Addressing the House of Commons in 1947, Winston Churchill said that ‘democracy is the worst form of government – except for all the others that have been tried”
That famous quote came back to me as I reflected on the recent period of market volatility and the investment philosophy embraced at Capital. Like forms of government, there are multiple options and strategies when it comes to successful investing, and we recommend the worst one.
Except for all the others.
Invest in “low-risk” assets
Investing in the stock market can be seen as risky. Stocks go up in value and down in value and as they say, ‘past performance is no guide to future performance’.
Research from the FCA confirms that 37% of investors in the UK hold their assets entirely in cash. A further 18% hold more than 75% in cash deposits.
It feels safer to stick to low-risk investments like cash, after all, if you put £1,000 in your cash deposit account, it will still be there in a year or 5 years.
Except it won’t. The best rates for instant access cash deposits are around 1%.
However, inflation is currently 9% which means that by keeping your cash ‘safe’ you’ve locked in a guaranteed 8% loss in terms of your purchasing power.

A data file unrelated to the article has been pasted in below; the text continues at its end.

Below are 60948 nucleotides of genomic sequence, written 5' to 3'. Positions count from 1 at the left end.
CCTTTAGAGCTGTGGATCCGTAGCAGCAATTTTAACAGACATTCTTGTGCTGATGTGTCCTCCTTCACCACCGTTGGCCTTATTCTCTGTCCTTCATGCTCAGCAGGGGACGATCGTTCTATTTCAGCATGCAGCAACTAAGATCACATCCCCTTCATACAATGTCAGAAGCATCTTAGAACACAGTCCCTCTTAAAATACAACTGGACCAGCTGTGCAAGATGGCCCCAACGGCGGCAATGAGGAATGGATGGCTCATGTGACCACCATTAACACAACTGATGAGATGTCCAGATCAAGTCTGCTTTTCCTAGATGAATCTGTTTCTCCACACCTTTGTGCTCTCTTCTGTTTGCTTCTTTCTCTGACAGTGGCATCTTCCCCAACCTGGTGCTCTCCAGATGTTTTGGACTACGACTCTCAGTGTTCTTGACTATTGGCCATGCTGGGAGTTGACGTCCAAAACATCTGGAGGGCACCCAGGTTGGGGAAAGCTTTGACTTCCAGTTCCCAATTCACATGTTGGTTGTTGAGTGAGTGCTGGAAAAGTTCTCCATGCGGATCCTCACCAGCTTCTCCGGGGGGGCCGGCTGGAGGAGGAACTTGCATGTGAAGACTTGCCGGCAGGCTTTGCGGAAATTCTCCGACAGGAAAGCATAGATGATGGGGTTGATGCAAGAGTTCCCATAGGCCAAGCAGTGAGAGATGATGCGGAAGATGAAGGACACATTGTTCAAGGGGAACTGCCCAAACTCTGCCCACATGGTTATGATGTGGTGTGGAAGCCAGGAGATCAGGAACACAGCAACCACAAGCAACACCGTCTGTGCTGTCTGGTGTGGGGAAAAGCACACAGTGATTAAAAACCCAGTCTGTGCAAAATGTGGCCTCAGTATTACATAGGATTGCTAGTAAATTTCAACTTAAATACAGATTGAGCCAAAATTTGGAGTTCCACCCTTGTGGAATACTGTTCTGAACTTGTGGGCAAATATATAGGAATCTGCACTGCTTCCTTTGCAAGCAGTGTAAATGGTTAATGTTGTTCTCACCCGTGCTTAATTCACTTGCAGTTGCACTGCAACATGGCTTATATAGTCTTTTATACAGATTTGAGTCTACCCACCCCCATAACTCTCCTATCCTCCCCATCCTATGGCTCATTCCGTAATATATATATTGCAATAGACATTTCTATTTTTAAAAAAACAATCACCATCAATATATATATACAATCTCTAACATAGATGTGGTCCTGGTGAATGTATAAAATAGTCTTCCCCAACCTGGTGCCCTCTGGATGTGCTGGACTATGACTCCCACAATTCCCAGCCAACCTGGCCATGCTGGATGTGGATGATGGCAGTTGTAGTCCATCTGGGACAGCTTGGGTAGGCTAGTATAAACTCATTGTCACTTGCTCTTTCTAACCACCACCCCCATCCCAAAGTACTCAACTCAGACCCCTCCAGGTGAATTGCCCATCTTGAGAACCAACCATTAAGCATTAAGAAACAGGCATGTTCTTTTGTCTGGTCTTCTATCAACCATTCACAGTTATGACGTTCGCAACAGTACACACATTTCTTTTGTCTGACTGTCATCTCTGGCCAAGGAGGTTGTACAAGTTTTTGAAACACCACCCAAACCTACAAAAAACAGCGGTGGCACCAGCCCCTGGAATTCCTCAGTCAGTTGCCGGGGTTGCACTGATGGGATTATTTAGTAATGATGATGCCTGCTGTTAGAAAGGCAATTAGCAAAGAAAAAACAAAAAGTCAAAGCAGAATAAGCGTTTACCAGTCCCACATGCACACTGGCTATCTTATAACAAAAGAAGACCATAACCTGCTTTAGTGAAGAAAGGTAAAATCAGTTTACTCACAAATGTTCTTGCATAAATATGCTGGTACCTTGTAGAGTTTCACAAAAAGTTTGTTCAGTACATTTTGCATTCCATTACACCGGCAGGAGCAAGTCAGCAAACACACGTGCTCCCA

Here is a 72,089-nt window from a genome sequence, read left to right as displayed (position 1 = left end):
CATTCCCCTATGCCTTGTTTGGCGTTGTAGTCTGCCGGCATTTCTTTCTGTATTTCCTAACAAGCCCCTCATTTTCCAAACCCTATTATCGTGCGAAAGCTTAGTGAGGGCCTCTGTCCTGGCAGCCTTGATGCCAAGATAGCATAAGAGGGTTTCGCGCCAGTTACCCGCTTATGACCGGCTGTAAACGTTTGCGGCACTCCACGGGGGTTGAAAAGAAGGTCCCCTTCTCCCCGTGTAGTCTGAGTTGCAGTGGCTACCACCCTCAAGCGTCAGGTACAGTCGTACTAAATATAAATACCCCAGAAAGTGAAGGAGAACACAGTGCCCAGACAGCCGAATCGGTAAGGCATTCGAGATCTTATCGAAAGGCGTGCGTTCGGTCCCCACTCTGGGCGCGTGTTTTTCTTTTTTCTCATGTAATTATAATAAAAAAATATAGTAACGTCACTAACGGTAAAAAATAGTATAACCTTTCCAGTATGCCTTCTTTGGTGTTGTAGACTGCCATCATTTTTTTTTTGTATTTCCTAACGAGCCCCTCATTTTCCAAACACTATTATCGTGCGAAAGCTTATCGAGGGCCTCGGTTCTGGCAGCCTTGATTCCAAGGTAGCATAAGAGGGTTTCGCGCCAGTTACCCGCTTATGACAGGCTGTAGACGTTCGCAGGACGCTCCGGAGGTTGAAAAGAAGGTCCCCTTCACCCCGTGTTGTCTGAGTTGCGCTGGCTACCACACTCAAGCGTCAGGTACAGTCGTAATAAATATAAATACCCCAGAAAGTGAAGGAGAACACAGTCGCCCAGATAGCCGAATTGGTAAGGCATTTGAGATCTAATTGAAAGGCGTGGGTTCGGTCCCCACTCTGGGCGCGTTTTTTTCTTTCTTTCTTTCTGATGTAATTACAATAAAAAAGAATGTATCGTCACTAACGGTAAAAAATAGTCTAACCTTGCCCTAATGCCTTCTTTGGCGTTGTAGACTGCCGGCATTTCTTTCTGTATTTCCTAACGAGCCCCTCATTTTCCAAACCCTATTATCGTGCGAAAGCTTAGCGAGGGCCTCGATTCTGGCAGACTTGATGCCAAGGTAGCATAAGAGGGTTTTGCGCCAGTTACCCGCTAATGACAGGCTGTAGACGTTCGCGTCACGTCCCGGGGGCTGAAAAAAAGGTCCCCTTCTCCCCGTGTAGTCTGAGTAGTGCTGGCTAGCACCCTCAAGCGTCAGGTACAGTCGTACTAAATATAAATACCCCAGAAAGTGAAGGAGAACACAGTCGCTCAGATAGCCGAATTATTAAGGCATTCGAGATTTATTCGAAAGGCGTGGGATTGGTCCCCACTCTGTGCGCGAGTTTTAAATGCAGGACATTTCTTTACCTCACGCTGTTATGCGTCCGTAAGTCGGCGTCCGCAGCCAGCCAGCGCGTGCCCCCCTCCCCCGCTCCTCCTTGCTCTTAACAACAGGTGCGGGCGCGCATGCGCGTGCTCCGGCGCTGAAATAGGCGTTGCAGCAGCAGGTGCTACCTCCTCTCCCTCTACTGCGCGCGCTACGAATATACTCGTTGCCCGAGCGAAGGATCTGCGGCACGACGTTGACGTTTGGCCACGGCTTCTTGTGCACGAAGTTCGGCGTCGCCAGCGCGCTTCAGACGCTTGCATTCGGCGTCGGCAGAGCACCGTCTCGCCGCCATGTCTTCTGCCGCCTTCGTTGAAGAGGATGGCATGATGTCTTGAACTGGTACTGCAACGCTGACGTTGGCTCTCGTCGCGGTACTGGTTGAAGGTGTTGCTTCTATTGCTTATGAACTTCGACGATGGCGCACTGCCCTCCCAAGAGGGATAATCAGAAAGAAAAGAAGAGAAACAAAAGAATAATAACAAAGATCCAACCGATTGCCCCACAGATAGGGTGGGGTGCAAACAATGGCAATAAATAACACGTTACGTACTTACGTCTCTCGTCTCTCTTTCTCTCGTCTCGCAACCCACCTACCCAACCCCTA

The least worst investment strategy; put your money into real assets that will, in time, experience growth above the rate of inflation.
When the news headlines scream ‘billions wiped off shares’ it feels intuitively right to sell your investment, move them to ‘low-risk assets’ and wait for things to improve.
This is known as ‘market timing’ and is practised by many investors whenever there is a period of volatility. However, there is one major problem with this approach.
Most investors sell after the market has fallen and the losses have been experienced, not before. They then stay uninvested during the period that the market makes its inevitable recovery, which it always does. Therefore these market timers miss out on the growth which usually comes over a few concentrated days or weeks.
There has never been a time in history when a significant stock market ‘correction’ wasn’t followed by a recovery and a new market high. Avoid attempting to time the markets.
“Sell low, buy high – repeat until broke” Carl Richards
“Star” fund managers
In most professional pursuits there are superstars whose skills, talent and work rate set them apart from everyone else. In the world of sport, Roger Federer, Lionel Messi and Serena Williams are a class apart.
So, it’s natural to believe that when it comes to professional investing, there must be an equivalent. Surely there are some superstar fund managers who are more intelligent and skilful than anyone else and if we give them our money to invest, they’ll achieve great success?
Alas, the truth is somewhat different, and the recent markets have shown the star manager culture to be seriously flawed.
A recent article  in the Times highlighted the high profile and extremely well-paid fund managers who struggle to outperform a simple and low-cost index tracker fund. The pattern is familiar – a fund does well for a few years (often by luck more than skill) attracts a lot of money from investors and then performance suffers, the fund underperforms, and investors withdraw their money.